Show off your holiday lights and you could win an iPad! Enter your photo by December 13. Winner will be selected by popular vote.
Tuesday, August 27, 2013
Imagine your teenage son was injected with tainted medicine, causing fungal meningitis that landed him in the hospital for 17 days. Imagine he was one of 749 such victims nationwide (54 in Virginia) and that 63 of those victims died.
Imagine all that medicine was prepared in a contaminated pharmacy, next to a trash dump, by a company that earned millions exploiting a loophole in 20-year-old federal regulations. Imagine imploring Congress to close that loophole, so others would be spared the same fate.
Finally, imagine Republicans and Democrats pointing fingers of blame in different directions, while little got done. Imagine more people getting sick during all that congressional thumb-twiddling.
Sadly, Ben and Andrea Foutz of Cotton Hill in southwest Roanoke County don’t have to imagine any of that stuff. They’re living it. It’s an understatement to call them frustrated.
The good news is, their son Zac’s health is improving. The junior at Cave Spring High School is back playing football after a difficult struggle last fall and winter.
He had to quit the team partway through last season. He missed two and a half months of school, including the basketball season. During the time in the hospital, the infection so inflamed Zac’s optic nerves that he had to stay in a dark room or wear a blindfold. The nurses used to enter his room carrying flashlights.
Doctors performed multiple MRIs. After Zac was released from the hospital, he had weekly blood draws for three months while he took a powerful antifungal medicine. Recently he had a whole-body bone scan.
He’s still being treated by doctors, who have given him 11 spinal taps. Those are excruciatingly painful for him.
Ben Foutz told me the doctors can’t say if the fungal meningitis is going to come back, or what Zac’s long-term prognosis is. Zac’s spinal taps are still showing some remnants of the fungus. But it’s unclear whether those are dead or alive.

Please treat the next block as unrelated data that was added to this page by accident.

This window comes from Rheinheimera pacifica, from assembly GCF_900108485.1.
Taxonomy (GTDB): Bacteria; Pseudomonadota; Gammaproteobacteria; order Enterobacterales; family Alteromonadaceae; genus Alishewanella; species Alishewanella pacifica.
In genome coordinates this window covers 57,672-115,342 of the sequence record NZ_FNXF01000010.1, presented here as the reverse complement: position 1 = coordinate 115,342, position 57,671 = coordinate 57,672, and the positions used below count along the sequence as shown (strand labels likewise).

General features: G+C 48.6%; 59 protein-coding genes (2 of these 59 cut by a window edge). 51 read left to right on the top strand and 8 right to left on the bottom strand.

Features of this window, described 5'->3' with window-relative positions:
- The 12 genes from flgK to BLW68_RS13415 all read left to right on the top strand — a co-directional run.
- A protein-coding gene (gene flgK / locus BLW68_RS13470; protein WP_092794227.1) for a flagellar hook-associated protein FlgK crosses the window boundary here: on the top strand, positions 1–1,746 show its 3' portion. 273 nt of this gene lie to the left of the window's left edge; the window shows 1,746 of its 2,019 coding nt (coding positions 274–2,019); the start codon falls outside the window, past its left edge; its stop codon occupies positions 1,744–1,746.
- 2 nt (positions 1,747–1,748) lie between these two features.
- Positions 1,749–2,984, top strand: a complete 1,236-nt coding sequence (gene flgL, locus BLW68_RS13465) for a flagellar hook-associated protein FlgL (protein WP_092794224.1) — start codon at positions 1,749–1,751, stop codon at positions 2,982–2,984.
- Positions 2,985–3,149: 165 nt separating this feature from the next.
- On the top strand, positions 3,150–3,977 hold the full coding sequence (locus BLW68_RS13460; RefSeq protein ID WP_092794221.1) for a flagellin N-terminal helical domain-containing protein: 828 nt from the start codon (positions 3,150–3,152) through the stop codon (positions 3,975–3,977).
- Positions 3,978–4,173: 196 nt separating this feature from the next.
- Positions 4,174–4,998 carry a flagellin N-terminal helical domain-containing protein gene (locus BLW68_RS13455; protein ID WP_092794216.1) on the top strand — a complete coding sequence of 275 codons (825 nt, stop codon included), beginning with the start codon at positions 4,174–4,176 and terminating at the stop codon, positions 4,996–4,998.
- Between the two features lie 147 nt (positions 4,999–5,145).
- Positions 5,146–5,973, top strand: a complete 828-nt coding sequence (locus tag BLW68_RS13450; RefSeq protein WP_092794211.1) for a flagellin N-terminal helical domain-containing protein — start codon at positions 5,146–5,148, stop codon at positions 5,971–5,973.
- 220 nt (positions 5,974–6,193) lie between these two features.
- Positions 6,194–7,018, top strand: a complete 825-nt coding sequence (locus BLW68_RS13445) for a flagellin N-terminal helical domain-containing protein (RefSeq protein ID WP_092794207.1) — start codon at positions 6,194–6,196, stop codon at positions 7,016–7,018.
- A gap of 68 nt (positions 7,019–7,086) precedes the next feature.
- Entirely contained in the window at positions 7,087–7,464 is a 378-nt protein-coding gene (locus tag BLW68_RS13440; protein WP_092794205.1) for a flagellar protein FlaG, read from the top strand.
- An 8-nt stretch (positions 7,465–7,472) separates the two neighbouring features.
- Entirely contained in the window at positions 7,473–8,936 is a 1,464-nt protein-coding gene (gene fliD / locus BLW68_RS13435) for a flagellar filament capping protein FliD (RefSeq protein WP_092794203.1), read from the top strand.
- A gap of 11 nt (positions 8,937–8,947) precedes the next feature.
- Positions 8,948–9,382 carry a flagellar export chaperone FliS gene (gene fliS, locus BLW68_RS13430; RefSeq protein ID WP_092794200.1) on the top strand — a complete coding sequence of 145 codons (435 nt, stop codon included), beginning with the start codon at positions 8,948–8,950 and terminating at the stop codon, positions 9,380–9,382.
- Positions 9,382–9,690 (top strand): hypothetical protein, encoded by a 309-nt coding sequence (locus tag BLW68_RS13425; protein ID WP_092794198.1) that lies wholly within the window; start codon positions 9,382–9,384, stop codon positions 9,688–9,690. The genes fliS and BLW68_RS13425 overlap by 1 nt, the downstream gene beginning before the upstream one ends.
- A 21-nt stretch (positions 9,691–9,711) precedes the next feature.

“I asked the doctor, ‘Will he be cured?’ ” Ben Foutz said. The answer was that “clinically he’s cured.” But the doctor compared it to cancer, Foutz added. He couldn’t promise there would be no relapse.
That’s a worry that will always be in the back of the Foutzes’ minds.
Besides the worry there’s understandable outrage — about partisan gridlock in Washington. Congressional efforts to pass a law to better regulate pharmacies like the one that made and sold the tainted medicine have largely stalled.
The steroid injection that sickened Zac was produced by New England Compounding Center, a specialized pharmacy in Massachusetts that has since been shut down. Compounding pharmacies like it are regulated by states, not the federal government.
Before this year, regulators in states such as Colorado and Idaho would not let NECC sell medicine in their jurisdictions, Foutz said. There was no such bar in Virginia, though.
This year, the General Assembly passed a law that forbids out-of-state compounding pharmacies from selling drugs in Virginia unless they’ve passed a current inspection in their home state. Del. Greg Habeeb, R-Salem, said he’s considering introducing stronger legislation in the Virginia General Assembly’s 2014 session.
On the federal level there’s a different story. In Congress, Senate Democrats are working on a bill that would close the loophole and allow the Food and Drug Administration to regulate compounding pharmacies that ship across state lines. In the House, Rep. Morgan Griffith, R-Salem, has drafted legislation but it’s not yet been introduced. He wants it to be bipartisan. He’s had trouble attracting Democratic co-sponsors.
That’s partly because Democrats and Republicans are still arguing over whether the Food and Drug Administration had jurisdiction to regulate compounding pharmacies in the first place. The Democrats insist it did not; the Republicans insist that it did. Good grief.
“It’s been almost a year,” Ben Foutz said. “I just don’t understand why the representatives of this country can’t get together and pass something to protect the public from this happening again. And what people don’t know is that it’s already happened again” — in May, in Tennessee.
Meanwhile the House has passed 40 separate bogus bills to undo the Affordable Care Act, aka “Obamacare.” The most recent one passed early this month. Every one of those bills is a futile waste of time. And everyone in Washington knows it.
From all of the above, it’s easy to understand the Foutzes’ frustration. Wouldn’t it be nice if Congress could drop its partisan bickering just for a few days and enact some legislation to help prevent potentially deadly and debilitating infections like the kind Zac Foutz incurred?
Is that too much to expect from our lawmakers?
For crying out loud, people are still getting sick.
Weather JournalWarmth next 2 days hits icy wall